Scientists have discovered a new planet outside the Solar System and this alien world has three glowing suns.

The exoplanet dubbed LTT 1445Ab was found using data gathered by NASA’s Transiting Exoplanet Survey Satellite (TESS), a space telescope designed to search for exoplanets using the transit method.

LTT 1445Ab revolves around the primary star of the three dwarfs of the triple-star system LTT 1445, which lies about 22.5 light years away.

An artist’s illustration of the Transiting Exoplanet Survey Satellite. NASA's Goddard Space Flight Center

Astronomer Jennifer Winters, from the Harvard-Smithsonian Center for Astrophysics, said that while there are three suns visible from the surface of the planet, the two of these stars are far away and appear small. LTT 1445Ab circles one of the three stars every five days.

Based on data gathered by TESS, Winters and colleagues believe the planet is rocky and has a surface temperature of 320 degrees Fahrenheit (160 degrees Celsius).

LTT 1445Ab is about a third larger than Earth and is at most eight times more massive than our home planet.

“We present the discovery from TESS data of LTT 1445Ab,” Winters and colleagues wrote in their study, which described the rocky planet transiting in the nearby triple dwarf system.

“The host stellar system consists of three mid-to-late M dwarfs in a hierarchical configuration, which are blended in one TESS pixel. We use data from MEarth and results from the SPOC DV report to determine that the planet transits the primary star in the system.”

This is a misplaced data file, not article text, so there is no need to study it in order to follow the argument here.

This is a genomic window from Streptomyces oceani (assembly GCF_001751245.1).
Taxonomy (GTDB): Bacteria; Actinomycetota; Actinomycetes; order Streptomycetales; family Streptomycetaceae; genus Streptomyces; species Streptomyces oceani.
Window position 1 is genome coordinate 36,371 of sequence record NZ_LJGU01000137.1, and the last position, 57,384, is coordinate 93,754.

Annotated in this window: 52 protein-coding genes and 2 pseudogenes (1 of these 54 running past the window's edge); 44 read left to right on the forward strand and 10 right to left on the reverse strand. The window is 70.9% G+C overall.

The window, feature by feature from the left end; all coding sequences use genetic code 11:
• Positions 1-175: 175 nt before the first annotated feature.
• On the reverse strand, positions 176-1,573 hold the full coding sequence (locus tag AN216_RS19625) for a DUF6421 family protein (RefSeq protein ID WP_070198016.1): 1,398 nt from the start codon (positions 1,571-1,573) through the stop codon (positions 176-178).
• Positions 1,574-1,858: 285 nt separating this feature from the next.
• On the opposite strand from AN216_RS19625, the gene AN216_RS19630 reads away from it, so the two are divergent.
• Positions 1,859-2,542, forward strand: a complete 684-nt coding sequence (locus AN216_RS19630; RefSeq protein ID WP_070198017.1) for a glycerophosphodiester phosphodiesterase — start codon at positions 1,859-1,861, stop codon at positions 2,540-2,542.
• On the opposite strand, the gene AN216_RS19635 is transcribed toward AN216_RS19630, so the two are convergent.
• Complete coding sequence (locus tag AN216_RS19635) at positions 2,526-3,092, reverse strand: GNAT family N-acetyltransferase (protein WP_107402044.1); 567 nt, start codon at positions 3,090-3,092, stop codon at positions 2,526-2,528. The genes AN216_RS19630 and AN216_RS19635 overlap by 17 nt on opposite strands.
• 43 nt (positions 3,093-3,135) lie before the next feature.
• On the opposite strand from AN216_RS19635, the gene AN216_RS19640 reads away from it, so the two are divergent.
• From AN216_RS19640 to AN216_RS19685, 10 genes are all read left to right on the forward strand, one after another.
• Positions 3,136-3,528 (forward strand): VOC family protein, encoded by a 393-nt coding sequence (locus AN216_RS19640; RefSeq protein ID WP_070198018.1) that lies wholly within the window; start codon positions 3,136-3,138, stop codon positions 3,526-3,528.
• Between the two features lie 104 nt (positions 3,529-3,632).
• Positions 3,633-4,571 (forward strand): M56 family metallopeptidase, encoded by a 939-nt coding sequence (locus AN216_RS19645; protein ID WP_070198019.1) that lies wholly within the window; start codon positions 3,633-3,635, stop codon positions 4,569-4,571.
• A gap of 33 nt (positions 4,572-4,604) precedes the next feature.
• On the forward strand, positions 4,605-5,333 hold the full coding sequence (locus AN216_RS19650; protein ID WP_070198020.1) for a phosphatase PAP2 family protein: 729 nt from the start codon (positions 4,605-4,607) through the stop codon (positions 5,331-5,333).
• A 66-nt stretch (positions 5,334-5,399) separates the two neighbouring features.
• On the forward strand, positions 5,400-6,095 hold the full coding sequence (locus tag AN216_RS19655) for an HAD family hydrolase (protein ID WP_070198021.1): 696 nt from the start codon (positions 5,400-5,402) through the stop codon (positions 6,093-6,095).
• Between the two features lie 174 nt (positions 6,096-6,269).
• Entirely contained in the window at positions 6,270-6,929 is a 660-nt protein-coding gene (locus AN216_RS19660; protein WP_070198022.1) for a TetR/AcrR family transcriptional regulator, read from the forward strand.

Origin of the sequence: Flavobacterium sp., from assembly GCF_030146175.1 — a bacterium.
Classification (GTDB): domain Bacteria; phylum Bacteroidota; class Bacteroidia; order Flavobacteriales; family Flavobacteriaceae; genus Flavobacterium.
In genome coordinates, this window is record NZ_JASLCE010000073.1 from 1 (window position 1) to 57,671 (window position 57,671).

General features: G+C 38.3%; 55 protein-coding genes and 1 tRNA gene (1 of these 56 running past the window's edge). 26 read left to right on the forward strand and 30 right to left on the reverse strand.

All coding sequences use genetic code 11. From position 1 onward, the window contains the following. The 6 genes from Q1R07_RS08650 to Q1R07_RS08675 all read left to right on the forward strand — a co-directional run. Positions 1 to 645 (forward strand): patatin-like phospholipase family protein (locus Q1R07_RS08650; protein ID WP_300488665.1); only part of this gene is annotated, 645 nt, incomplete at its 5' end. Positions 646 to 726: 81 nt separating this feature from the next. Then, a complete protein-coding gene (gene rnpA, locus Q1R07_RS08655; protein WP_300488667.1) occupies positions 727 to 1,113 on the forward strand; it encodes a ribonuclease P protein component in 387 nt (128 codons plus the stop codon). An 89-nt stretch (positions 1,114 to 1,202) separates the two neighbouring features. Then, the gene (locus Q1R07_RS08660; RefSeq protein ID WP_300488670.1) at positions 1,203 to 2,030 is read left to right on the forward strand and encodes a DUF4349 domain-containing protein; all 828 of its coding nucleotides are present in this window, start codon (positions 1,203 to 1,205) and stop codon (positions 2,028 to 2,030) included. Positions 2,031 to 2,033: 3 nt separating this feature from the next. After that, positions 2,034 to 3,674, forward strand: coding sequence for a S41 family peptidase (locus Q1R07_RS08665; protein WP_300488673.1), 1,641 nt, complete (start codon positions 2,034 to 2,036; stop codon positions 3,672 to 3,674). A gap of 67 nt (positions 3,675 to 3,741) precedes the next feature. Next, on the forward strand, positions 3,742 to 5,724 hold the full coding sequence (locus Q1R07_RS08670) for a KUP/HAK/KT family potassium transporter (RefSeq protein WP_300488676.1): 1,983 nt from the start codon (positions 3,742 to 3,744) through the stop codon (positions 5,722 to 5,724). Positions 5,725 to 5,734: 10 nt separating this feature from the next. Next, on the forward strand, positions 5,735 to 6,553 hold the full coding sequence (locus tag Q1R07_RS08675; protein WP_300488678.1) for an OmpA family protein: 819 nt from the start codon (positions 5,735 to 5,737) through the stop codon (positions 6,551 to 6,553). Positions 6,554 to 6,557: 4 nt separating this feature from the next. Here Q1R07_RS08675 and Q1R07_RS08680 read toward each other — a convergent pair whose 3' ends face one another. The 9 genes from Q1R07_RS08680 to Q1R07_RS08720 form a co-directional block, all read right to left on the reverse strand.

Scientists are particularly interested to know if the exoplanet has an atmosphere. The star system is located reasonably close to Earth and is arranged in a way that planet LTT 1445Ab passes between the stars and Earth.

Rocky planets with atmospheres that orbit in front of their star offer a good opportunity for astronomers to test tools designed to detect gases such as methane and carbon dioxide.

A planet with an atmosphere would dim the starlight. It will also change the light based on the chemical composition of the atmosphere. The changes in the star’s light spectrum can reveal the chemical composition of the planet’s atmosphere.

Even if the planet does not have an atmosphere, or the atmosphere does not have any biosignature, rocky planets are commonly in close orbit around red dwarf stars. Thus, a closer look at LTT 1445Ab could shed more light on rocky planets.

Winters and colleagues have submitted their paper for publication in The Astronomical Journal.